I don't know about you, but I tend to thumb through a magazine by starting from the back. In RD, that means the feature The Last Laugh is my first laugh. As I backwardly flicked the pages, I stumbled upon the section called Quotes. This edition referenced a particular subject that caused that proverbial light bulb to off on over my noggin.
Why? Let me cryptically explain (can't go into detail -- work stuff)
Sometimes difficult situations cause you to look a little deeper into your persona. I didn't have an epiphany but something occurred that instigated some self examination. I think it's healthy to do this. This time it was by blunt force. It happens. When it does, I try to learn from it.
"It's always helpful to learn from your mistakes because then your mistakes seem worthwhile." ~ Garry MarshallMaking a mistake is easy, but admitting it is often difficult particularly when witnesses are involved and your ego hangs on by a gossamer thread. As I said, I can't go into detail, but I have done a lot of thinking, wishing for a time machine and, most importantly, examination of my ...............................
Character -- the willingness to accept responsibility for one's own life -- is the source from which self-respect springs. -- Joan Didion, Slouching Towards BethlehemWhen I came to those pages, it was then that I realized that it wasn't just luck that the magazine was left behind. I was meant to read it -- read the quotes on and about character. I never want my integrity or character to be questioned. I realize that I can't control what other people interpret, but in my heart, I have to approach life with the best of my intentions and strength of character unquestioned. Yesterday left me unsettled. My hope is that it doesn't cast a disparaging shadow on the foundation of how others feel toward me. I am certain I can make right what was done improperly and it won't require a Quantum Leap.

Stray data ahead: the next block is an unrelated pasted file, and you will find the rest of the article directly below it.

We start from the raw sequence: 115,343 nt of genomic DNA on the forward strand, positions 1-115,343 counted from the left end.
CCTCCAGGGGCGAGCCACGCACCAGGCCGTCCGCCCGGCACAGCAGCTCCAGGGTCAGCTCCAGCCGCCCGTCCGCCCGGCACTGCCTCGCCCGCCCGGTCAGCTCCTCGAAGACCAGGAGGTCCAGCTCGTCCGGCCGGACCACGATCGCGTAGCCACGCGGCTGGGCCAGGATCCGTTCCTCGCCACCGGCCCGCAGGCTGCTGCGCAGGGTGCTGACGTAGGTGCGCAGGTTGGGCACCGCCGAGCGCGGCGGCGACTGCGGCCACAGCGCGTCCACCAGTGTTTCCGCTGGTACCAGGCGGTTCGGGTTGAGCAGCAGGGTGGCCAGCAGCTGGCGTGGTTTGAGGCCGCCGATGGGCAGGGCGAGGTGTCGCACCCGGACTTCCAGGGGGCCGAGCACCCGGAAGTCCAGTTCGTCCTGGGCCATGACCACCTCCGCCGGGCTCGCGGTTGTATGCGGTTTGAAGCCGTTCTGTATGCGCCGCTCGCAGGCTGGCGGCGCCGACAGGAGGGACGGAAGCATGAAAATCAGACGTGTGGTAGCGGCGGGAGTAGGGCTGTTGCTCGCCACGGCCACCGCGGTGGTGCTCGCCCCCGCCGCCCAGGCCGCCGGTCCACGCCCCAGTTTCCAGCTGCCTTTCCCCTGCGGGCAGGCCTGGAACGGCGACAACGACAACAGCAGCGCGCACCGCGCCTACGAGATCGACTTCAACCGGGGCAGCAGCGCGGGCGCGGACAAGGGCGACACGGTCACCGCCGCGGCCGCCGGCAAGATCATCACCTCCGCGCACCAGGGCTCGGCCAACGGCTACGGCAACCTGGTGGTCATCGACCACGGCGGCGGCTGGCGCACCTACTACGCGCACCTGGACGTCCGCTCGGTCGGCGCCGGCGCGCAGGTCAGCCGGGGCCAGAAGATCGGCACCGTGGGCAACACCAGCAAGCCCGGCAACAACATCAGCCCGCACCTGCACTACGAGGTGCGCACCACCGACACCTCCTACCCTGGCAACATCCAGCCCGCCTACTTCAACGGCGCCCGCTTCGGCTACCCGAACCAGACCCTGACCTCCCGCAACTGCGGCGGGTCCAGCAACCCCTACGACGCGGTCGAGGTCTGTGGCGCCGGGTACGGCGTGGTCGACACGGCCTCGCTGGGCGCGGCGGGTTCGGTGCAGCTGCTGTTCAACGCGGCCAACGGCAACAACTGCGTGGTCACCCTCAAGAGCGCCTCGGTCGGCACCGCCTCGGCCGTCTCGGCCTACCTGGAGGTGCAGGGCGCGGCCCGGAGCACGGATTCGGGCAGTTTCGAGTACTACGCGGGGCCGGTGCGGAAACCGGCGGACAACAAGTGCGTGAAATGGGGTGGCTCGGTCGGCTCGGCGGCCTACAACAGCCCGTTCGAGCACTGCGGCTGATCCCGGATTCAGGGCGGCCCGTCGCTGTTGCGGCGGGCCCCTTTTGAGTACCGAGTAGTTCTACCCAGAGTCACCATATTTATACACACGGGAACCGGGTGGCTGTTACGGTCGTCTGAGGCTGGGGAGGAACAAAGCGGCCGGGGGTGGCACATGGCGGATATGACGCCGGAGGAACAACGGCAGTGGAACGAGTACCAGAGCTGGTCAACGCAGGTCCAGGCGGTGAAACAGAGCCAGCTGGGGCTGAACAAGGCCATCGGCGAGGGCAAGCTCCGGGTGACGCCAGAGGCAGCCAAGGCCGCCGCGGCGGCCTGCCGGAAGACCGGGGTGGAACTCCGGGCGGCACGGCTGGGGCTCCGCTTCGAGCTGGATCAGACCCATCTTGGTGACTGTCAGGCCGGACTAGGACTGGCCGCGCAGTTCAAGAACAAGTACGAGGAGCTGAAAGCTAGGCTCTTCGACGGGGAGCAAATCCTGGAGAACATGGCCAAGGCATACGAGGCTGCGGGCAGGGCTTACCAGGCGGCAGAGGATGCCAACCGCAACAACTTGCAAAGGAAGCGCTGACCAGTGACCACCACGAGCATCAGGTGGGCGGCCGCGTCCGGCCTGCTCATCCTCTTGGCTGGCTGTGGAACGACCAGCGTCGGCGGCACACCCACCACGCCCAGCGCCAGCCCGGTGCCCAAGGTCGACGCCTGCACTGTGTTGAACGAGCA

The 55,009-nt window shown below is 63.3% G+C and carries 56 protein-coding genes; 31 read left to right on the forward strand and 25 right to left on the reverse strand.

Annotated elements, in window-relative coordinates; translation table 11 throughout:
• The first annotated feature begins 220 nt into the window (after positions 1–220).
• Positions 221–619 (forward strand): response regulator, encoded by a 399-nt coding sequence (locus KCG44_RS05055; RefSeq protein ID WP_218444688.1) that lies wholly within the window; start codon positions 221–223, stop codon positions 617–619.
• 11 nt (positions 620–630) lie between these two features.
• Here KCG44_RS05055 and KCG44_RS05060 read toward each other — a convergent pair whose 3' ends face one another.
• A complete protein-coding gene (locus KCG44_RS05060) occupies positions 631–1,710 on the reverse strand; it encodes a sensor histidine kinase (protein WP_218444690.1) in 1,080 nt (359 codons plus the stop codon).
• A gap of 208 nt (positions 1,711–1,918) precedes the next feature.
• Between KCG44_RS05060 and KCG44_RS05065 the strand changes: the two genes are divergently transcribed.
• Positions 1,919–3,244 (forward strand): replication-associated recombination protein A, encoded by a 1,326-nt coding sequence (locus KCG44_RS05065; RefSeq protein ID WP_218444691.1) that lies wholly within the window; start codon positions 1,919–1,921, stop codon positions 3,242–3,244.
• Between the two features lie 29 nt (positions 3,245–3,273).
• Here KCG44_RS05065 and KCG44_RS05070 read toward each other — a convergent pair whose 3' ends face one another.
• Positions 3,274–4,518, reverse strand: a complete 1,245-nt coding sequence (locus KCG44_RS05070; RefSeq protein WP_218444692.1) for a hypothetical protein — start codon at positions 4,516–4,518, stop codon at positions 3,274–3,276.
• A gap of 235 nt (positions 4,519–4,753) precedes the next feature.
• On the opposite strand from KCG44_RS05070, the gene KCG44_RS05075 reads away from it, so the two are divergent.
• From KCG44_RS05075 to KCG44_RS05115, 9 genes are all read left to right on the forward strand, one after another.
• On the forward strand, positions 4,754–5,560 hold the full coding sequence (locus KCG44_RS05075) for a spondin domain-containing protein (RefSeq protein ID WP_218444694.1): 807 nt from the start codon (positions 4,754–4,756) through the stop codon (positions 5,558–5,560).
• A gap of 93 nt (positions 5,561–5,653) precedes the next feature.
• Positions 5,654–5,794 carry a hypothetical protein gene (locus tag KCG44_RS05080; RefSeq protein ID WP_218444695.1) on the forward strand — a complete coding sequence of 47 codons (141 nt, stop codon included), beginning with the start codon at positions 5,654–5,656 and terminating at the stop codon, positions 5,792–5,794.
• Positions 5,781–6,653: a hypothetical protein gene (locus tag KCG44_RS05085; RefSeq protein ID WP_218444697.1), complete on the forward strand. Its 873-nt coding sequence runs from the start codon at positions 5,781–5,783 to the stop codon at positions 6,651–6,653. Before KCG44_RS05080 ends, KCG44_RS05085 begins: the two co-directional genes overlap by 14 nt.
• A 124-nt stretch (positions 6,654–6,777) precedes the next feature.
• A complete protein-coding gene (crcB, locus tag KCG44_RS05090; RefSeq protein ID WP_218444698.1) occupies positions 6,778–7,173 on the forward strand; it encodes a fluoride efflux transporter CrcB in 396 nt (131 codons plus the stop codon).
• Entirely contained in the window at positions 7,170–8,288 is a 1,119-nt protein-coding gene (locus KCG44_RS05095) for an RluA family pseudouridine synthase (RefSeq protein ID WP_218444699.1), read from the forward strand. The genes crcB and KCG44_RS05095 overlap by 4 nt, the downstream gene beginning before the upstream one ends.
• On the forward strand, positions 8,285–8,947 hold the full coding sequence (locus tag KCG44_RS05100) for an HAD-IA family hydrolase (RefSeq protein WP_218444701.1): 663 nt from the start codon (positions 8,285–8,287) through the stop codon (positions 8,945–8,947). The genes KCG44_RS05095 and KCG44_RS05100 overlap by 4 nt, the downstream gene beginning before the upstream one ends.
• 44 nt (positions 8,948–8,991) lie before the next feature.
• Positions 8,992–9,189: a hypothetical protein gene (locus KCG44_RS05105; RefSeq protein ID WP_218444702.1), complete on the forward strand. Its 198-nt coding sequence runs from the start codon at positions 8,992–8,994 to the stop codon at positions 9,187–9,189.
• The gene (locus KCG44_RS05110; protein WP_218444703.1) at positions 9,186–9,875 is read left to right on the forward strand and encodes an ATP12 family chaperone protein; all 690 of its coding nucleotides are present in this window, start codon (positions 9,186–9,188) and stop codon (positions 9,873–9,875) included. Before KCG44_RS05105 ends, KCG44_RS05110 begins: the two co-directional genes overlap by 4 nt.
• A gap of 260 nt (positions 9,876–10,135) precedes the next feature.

"Any fool can criticize, condemn, and complain, and most fools do. But it takes character and self-control to be understanding and forgiving." -- Dale Carnegie, How to Win Friends and Influence PeopleI wrote that quote down and put it in my purse. I'm going to tuck it into my lab coat pocket. When I reach in I'll feel the sheet of note paper and be reminded of what I strive for and what I want to represent not only for myself, but for the company I work for.
I wish that I could thank the person who left his or her Reader's Digest sitting on the table at the Aroma Park laundromat. At the time they probably had no idea they forgot it nor what it could mean beyond quick reading between the wash and tumble dry. For me, it was a pivotal moment in my self-evaluation.